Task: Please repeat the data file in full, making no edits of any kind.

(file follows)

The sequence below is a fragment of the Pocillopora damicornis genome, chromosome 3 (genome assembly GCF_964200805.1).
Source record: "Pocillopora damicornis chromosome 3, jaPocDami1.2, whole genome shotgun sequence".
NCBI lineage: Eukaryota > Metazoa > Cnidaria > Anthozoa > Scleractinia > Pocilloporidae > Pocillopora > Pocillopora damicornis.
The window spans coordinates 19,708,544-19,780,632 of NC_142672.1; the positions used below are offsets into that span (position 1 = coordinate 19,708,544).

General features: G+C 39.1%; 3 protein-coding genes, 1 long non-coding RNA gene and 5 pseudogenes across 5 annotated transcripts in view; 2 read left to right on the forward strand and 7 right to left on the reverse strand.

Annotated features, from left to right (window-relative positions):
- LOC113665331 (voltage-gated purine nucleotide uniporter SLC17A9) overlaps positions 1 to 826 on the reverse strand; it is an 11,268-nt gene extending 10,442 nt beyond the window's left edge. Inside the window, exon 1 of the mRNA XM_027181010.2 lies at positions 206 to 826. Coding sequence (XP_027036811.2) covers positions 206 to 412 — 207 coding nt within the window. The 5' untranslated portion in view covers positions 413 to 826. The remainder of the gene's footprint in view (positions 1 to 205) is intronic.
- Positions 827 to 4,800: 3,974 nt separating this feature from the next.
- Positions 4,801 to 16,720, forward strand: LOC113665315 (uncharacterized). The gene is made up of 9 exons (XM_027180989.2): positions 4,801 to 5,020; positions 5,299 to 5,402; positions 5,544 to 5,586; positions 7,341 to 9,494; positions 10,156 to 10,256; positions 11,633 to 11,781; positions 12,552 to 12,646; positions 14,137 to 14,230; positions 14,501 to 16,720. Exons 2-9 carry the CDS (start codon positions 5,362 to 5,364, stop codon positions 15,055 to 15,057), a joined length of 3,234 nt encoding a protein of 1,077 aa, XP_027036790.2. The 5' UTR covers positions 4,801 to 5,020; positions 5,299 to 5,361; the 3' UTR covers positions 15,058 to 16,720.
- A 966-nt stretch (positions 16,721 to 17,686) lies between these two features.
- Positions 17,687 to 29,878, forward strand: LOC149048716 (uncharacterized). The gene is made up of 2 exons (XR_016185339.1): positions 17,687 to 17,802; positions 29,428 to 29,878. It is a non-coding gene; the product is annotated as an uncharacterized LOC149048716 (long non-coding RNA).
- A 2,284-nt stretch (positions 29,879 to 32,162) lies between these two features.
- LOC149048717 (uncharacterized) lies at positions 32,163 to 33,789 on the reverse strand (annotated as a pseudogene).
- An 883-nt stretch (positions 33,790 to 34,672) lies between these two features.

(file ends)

The sequence below is a fragment of the Pocillopora damicornis genome, chromosome 3 (genome assembly GCF_964200805.1).
Source record: "Pocillopora damicornis chromosome 3, jaPocDami1.2, whole genome shotgun sequence".
NCBI lineage: Eukaryota > Metazoa > Cnidaria > Anthozoa > Scleractinia > Pocilloporidae > Pocillopora > Pocillopora damicornis.
The window spans coordinates 19,708,544-19,780,632 of NC_142672.1; the positions used below are offsets into that span (position 1 = coordinate 19,708,544).

General features: G+C 39.1%; 3 protein-coding genes, 1 long non-coding RNA gene and 5 pseudogenes across 5 annotated transcripts in view; 2 read left to right on the forward strand and 7 right to left on the reverse strand.

Annotated features, from left to right (window-relative positions):
- LOC113665331 (voltage-gated purine nucleotide uniporter SLC17A9) overlaps positions 1 to 826 on the reverse strand; it is an 11,268-nt gene extending 10,442 nt beyond the window's left edge. Inside the window, exon 1 of the mRNA XM_027181010.2 lies at positions 206 to 826. Coding sequence (XP_027036811.2) covers positions 206 to 412 — 207 coding nt within the window. The 5' untranslated portion in view covers positions 413 to 826. The remainder of the gene's footprint in view (positions 1 to 205) is intronic.
- Positions 827 to 4,800: 3,974 nt separating this feature from the next.
- Positions 4,801 to 16,720, forward strand: LOC113665315 (uncharacterized). The gene is made up of 9 exons (XM_027180989.2): positions 4,801 to 5,020; positions 5,299 to 5,402; positions 5,544 to 5,586; positions 7,341 to 9,494; positions 10,156 to 10,256; positions 11,633 to 11,781; positions 12,552 to 12,646; positions 14,137 to 14,230; positions 14,501 to 16,720. Exons 2-9 carry the CDS (start codon positions 5,362 to 5,364, stop codon positions 15,055 to 15,057), a joined length of 3,234 nt encoding a protein of 1,077 aa, XP_027036790.2. The 5' UTR covers positions 4,801 to 5,020; positions 5,299 to 5,361; the 3' UTR covers positions 15,058 to 16,720.
- A 966-nt stretch (positions 16,721 to 17,686) lies between these two features.
- Positions 17,687 to 29,878, forward strand: LOC149048716 (uncharacterized). The gene is made up of 2 exons (XR_016185339.1): positions 17,687 to 17,802; positions 29,428 to 29,878. It is a non-coding gene; the product is annotated as an uncharacterized LOC149048716 (long non-coding RNA).
- A 2,284-nt stretch (positions 29,879 to 32,162) lies between these two features.
- LOC149048717 (uncharacterized) lies at positions 32,163 to 33,789 on the reverse strand (annotated as a pseudogene).
- An 883-nt stretch (positions 33,790 to 34,672) lies between these two features.